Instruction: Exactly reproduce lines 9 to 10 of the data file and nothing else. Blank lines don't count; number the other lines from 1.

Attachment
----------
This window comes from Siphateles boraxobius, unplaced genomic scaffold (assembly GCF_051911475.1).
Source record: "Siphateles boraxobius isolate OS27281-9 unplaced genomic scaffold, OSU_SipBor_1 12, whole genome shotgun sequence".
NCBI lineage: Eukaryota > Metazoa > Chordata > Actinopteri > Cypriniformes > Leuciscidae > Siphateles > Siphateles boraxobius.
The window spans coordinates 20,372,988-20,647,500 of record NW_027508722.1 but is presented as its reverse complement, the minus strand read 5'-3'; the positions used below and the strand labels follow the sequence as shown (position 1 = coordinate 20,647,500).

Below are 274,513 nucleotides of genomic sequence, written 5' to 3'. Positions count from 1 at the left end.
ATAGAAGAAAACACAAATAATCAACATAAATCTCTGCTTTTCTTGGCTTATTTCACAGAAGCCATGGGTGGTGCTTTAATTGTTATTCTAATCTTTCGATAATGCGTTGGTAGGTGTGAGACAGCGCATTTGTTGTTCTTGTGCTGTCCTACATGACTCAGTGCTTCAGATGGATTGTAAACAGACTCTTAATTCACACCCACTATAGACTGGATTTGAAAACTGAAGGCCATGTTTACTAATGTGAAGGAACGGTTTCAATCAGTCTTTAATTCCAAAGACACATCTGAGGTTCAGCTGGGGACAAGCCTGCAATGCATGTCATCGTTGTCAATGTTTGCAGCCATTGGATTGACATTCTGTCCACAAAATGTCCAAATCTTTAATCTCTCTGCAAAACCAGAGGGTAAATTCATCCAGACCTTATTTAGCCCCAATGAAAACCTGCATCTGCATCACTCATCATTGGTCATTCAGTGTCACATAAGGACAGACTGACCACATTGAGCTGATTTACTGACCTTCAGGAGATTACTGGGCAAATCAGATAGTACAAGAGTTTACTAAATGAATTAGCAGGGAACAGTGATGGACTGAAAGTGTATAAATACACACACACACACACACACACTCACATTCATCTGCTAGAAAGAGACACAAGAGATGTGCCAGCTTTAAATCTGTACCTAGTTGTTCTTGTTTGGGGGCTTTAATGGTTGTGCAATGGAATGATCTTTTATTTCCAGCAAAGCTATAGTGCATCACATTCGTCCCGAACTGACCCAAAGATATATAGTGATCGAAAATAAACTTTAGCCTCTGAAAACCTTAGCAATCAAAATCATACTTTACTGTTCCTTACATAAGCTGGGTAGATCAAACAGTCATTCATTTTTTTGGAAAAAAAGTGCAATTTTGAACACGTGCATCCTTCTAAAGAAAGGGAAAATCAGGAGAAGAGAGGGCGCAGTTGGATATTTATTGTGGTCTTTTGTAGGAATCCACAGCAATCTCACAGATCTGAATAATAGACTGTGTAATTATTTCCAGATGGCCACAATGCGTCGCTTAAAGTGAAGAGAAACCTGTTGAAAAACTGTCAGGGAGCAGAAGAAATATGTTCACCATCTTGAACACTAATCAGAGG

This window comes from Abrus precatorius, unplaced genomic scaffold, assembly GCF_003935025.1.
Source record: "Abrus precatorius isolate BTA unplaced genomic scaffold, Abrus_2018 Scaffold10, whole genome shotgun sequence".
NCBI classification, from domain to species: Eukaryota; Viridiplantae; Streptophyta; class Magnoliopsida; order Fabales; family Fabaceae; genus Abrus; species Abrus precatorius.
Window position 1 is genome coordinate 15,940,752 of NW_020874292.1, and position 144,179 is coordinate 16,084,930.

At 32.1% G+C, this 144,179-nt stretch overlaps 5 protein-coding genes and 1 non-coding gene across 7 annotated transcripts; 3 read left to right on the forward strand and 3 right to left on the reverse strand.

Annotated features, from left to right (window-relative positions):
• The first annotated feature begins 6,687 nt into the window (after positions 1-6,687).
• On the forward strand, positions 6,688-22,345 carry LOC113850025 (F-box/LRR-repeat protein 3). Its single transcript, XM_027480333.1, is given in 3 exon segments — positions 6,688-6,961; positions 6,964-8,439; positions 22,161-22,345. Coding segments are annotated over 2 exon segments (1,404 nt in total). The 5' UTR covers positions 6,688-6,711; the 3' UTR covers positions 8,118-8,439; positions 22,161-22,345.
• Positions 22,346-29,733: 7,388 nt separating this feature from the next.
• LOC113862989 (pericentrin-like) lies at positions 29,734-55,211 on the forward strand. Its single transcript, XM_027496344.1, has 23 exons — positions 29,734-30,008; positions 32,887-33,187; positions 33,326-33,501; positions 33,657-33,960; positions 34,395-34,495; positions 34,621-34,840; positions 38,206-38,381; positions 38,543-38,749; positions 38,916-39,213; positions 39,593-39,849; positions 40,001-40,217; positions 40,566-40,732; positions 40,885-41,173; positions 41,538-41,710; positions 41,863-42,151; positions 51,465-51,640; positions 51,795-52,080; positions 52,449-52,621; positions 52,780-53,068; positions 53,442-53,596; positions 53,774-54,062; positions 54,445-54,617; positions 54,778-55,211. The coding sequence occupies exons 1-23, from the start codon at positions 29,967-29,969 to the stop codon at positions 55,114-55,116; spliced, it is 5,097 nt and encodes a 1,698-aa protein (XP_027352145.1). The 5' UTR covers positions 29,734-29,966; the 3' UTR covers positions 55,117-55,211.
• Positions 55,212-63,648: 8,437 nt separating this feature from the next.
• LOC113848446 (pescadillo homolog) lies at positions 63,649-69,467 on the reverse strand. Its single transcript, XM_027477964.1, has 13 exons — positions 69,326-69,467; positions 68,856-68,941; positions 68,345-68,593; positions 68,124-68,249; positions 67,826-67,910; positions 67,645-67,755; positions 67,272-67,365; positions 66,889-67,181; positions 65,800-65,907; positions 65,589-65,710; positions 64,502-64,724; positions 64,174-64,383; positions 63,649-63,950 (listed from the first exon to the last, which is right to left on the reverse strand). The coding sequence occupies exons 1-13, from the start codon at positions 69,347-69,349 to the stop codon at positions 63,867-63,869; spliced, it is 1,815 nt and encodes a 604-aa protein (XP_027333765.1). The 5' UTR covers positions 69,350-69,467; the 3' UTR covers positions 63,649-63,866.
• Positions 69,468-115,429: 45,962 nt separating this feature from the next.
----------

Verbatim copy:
NCBI classification, from domain to species: Eukaryota; Viridiplantae; Streptophyta; class Magnoliopsida; order Fabales; family Fabaceae; genus Abrus; species Abrus precatorius.
Window position 1 is genome coordinate 15,940,752 of NW_020874292.1, and position 144,179 is coordinate 16,084,930.